Yevgeny Ivanchenko as Prince Siegfried did all that he needed to make sure that Lopatkina gave an extraordinary performance. His interpretation of Siegfried was classic Kirov/Mariinsky in which the character was secondary to the ballerina’s role. There were no flashy dramatics or spontaneous improv that we have become addicted to in the West. Every step, every gesture, every brow movement was by the book and beautifully so. Ivanchenko conveyed the Prince’s melancholy with the type of understatement that one would expect from royalty. While the princesses from whom he was to select a wife danced joyfully, his slow but continuous gesturing at the side told his story of uncertain commitment. While it was easy to recognize in parts of his performance where his technique could have been stronger – the right arm in his preparations for double tours became vertical to his chest and the shapes of his grand jetes were a bit rough – this artist who has been dancing with the Mariinsky for 23 years retains beautiful classical lines and a velvety smooth texture in his dancing. Above all, his rapport with Lopatkina and their obvious joy in dancing together gave the performance an extra richness.
The Corps de Ballet did not disappoint. They were everything one expected to see in a Mariinsky corps but still snatched the breath away with their beauty. When the curtain rose on Act IV, the tableau of the groupings of swans by the lake was an exquisite geometry of port de bras lines crossing atop the circular shapes of the tutus. Again, to see this in the intimate setting of the BAM opera house was an exceptional opportunity. Of course, the close vantage point sometimes had its drawbacks. From his seat in the Mezzanine, Haglund observed all of the mechanical devices involved with the pretty scenery swans that swam across the back of the stage. Then there was the shoe sound bouncing off the stage floor….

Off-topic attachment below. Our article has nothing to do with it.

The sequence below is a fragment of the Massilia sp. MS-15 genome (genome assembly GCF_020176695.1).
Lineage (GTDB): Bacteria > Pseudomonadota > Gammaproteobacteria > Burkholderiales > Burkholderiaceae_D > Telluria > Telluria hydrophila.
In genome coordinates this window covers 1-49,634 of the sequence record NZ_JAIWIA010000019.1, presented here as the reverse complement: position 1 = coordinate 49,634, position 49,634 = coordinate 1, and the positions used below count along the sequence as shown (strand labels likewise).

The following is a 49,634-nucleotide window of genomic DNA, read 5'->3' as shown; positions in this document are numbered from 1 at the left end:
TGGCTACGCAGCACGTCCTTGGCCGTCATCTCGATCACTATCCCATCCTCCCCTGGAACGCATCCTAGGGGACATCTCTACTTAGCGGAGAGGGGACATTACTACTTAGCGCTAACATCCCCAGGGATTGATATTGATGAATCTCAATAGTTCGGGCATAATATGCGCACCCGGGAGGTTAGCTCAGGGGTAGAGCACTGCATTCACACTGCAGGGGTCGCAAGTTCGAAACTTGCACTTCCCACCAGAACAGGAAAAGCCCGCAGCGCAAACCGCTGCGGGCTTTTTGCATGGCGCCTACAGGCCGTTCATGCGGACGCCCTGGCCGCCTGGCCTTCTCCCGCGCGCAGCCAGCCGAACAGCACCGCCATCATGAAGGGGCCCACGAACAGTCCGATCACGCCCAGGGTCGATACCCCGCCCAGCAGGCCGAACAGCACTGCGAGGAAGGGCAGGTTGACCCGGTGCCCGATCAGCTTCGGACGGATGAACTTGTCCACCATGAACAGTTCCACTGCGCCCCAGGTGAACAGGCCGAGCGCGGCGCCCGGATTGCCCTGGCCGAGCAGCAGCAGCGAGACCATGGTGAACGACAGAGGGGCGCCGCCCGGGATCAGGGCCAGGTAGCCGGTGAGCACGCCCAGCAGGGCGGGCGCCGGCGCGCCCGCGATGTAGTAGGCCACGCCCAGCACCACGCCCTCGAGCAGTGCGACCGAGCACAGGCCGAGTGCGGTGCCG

What can be added to “perfect” for the four Cygnets? The sound of their shoes was perceptible also, but it was so narrow that it sounded like the shoes of a single dancer.
Among the national dances, Olga Belik and especially Boris Zhurilov stood out in the Hungarian Dance. Zhurilov is quite the charismatic dynamo, and as we saw yesterday in his Summer variation in Cinderella, he has some big technical chops, too.
This Joker character who shows up in various productions of Swan Lake sometimes works and sometimes doesn’t. In this Mariinsky version, the character mostly worked because – aside from his spectacular dancing – he actually helped move the story along. He was charming in his effort to sell the attributes of each princess as the less-than-interested Prince walked down the line assessing them. Yaroslav Baybordin pulled off the character very well if occasionally mussing (but also saving) a landing from a jump.
The Mariinsky Orchestra conducted by Valery Gergiev sounded magnificent. Now and then, Maestro Gergiev tweeked the tempo oddly in an effort to help the dancers on stage look their best which didn’t always succeed, but overall, it was an enormous pleasure to hear the grand Tchaikovsky score played with the importance and drama that it deserved.
Haglund loves this production including the “happy” ending that has become a faux controversy. What’s the difference between Odette and Siegfried ending up together alive in the present or ending up cooing together in the Hereafter as in other productions? They’re both happy resolutions that occur after Von Rothbart meets his doom. The ripping off of Von Rothbart's wing and his death scene that followed were good theater.
We are very fortunate and grateful that the Mariinsky Ballet brought one of its most famous ballets with its most extraordinary interpreter to New York. As we know, those two events haven't coincided much in recent years. The H.H. Pump Bump Award, a glistening Borgezie Princess Constellation stiletto first position award with 1290 diamonds, goes to Ulyana Lopatkina.